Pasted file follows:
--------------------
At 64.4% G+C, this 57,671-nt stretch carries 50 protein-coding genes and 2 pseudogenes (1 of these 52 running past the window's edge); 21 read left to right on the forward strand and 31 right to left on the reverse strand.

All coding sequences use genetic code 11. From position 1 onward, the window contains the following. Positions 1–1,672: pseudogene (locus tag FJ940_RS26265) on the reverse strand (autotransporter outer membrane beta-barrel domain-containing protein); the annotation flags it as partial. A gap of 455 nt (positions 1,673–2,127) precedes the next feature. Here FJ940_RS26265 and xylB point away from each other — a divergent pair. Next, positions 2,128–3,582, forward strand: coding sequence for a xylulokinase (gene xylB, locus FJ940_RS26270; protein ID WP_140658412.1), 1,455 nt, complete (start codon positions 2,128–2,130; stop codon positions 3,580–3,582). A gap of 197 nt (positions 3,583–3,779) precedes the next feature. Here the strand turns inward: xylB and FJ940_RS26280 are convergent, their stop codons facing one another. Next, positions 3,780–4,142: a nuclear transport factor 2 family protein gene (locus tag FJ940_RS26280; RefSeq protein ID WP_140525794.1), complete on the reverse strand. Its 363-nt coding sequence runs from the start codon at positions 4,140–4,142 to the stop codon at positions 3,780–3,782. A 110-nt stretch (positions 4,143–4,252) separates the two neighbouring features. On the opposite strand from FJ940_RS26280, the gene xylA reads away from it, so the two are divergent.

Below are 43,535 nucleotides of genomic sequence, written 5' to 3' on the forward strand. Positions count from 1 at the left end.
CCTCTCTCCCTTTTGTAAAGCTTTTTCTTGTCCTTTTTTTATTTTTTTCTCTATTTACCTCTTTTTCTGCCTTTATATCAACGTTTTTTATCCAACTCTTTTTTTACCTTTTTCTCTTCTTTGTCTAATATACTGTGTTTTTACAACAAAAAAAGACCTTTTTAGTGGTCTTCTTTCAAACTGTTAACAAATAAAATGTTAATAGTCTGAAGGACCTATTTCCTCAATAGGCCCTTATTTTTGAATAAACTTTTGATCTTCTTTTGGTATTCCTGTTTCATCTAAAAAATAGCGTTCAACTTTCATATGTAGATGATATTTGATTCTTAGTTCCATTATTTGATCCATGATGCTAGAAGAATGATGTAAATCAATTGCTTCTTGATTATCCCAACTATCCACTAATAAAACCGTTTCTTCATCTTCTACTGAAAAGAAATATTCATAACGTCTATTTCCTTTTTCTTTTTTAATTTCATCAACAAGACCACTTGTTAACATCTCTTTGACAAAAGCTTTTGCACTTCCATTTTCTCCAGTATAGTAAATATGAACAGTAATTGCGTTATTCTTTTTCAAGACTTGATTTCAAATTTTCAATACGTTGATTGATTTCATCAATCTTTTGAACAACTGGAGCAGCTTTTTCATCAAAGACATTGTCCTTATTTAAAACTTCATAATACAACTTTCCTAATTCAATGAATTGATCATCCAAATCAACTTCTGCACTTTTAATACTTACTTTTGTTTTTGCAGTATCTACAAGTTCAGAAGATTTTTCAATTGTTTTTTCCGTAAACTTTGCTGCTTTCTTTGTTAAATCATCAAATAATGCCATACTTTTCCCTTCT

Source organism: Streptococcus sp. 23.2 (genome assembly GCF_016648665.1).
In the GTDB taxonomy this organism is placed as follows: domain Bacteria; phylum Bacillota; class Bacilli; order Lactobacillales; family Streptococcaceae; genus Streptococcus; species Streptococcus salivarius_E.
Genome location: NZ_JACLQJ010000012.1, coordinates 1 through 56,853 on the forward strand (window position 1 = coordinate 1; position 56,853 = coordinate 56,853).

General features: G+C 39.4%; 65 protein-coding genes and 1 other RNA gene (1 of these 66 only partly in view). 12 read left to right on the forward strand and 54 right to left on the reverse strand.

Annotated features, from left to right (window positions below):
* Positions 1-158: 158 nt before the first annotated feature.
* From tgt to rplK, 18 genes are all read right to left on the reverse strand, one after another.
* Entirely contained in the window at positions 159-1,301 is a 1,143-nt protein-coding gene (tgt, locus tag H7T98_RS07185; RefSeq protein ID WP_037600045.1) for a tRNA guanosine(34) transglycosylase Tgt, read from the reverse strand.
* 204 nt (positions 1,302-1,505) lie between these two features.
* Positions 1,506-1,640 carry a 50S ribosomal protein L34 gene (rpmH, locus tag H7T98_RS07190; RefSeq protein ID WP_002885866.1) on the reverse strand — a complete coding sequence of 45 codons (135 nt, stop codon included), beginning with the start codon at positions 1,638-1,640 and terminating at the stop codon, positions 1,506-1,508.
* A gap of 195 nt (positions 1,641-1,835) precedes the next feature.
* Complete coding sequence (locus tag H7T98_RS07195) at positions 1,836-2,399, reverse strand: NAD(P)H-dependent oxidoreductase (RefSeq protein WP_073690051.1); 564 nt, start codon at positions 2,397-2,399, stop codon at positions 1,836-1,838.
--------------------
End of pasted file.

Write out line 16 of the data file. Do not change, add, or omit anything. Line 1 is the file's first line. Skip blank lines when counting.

* Complete coding sequence (locus tag H7T98_RS07195) at positions 1,836-2,399, reverse strand: NAD(P)H-dependent oxidoreductase (RefSeq protein WP_073690051.1); 564 nt, start codon at positions 2,397-2,399, stop codon at positions 1,836-1,838.